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  • Mainichi: Supreme Court defamation ruling sounds warning bell over online responsibility

    Posted by Dr. ARUDOU, Debito on April 3rd, 2010

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    Hi Blog.  Here’s something that adds up to another brick in the wall against internet bullies and defamers in Japan (who play a significant role in the debate, surprisingly).  The Supreme Court rules that the defense often utilized by proponents of bullying and slandering BBS 2-Channel, that people can discern for themselves what is fact or fiction, therefore issues such as defamation are irrelevant to a free-speech-loving society, simply won’t wash anymore.  Sorry it has to come to this, but freedom of speech does not mean freedom to lie and willfully, maliciously hurt people.  Or get away with not paying up after successful libel lawsuits like the one I had four years ago.  Arudou Debito in Tokyo


    Supreme Court defamation ruling sounds warning bell over online responsibility
    (Mainichi Japan) March 19, 2010 Courtesy of MS

    Just because a piece of information is published on the Internet, viewers do not necessarily deem it to be of low credibility. So ruled the Supreme Court recently in a defamation suit in which a man was accused of slandering a restaurant operator on his own Web site, saying that the company was affiliated with a cult.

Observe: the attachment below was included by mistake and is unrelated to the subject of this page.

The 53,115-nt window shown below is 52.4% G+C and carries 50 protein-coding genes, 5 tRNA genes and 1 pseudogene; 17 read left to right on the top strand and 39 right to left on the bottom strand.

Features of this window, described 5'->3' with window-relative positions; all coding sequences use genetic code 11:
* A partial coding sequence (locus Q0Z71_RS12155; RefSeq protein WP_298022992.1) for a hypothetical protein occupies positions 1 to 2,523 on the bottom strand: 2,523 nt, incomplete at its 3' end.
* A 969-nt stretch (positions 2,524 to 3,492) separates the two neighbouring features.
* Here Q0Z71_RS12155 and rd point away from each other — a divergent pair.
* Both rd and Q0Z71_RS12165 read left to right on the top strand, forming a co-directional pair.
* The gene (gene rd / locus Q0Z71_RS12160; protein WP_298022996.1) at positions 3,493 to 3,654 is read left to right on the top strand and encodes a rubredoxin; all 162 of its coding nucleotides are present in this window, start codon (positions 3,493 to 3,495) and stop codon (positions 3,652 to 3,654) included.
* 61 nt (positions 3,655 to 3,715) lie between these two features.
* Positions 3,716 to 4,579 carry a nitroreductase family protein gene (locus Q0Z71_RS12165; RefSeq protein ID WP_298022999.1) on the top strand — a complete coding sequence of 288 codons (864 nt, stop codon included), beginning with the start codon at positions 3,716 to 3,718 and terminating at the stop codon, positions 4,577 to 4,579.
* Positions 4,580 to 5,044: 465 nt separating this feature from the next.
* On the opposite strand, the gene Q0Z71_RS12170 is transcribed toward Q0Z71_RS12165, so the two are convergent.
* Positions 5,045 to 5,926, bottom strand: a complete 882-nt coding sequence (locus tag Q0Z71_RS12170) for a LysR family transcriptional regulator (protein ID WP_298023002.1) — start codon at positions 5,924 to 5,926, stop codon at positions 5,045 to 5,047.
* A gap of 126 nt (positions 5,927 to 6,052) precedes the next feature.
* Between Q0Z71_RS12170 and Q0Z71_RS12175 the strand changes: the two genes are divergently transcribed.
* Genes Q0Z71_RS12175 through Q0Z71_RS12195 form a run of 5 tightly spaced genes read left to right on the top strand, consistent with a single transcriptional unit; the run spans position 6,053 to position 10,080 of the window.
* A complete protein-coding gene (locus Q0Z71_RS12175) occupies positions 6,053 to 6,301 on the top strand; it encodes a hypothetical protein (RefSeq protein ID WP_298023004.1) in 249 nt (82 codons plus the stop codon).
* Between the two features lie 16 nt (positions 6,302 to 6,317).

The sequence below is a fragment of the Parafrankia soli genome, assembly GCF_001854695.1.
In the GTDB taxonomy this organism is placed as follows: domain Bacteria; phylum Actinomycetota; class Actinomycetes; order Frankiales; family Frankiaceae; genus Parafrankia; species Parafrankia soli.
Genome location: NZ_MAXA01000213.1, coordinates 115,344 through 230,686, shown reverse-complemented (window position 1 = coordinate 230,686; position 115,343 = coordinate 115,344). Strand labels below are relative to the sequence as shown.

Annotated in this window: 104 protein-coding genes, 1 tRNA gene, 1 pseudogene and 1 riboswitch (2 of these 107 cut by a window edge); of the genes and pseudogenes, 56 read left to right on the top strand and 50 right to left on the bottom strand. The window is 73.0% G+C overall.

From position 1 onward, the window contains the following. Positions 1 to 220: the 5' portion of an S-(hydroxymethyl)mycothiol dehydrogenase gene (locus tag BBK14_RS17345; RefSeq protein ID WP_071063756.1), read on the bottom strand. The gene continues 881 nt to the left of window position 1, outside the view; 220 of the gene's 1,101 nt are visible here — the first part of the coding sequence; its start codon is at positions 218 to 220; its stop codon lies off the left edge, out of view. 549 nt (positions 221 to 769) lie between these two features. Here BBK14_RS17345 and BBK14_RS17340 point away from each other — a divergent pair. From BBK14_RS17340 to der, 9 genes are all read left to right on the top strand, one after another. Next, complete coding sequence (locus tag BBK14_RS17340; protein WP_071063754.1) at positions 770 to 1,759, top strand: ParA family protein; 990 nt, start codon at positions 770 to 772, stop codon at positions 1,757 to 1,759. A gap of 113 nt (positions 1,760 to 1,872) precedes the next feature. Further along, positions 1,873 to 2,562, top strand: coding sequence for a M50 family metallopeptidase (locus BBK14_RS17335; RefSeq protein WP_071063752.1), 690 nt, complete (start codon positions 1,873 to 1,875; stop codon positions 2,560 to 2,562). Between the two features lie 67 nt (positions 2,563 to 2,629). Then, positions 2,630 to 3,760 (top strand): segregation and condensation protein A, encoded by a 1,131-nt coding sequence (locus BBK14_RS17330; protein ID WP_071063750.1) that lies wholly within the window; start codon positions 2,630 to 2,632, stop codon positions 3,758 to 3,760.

The top’s court’s ruling secures a guilty verdict that ordered the man to pay 300,000 yen in compensation. It was the first ruling to confirm that the conditions for establishing defamation were not relaxed on the Internet.

    Considering that people are often slandered, have their privacy violated, and sometimes even suffer human rights violations on the Internet — where users can post comments anonymously — the Supreme Court’s decision can be deemed appropriate.

    In 2008 there were more than 500 online cases involving human rights violations in which the Ministry of Justice initiated relief measures. The figure was 2.5 times higher than in 2004. And in 2008 there were over 11,000 cases in which people approached police saying that they had been slandered. The figures indicate that there are many potential victims.

    In what kind of situations do people not face defamation charges? One instance involves reports on information of public benefit, when the purpose of reporting the information is for public benefit and the information is true, or there are sufficient grounds to believe it is true. This has been established through judicial precedents.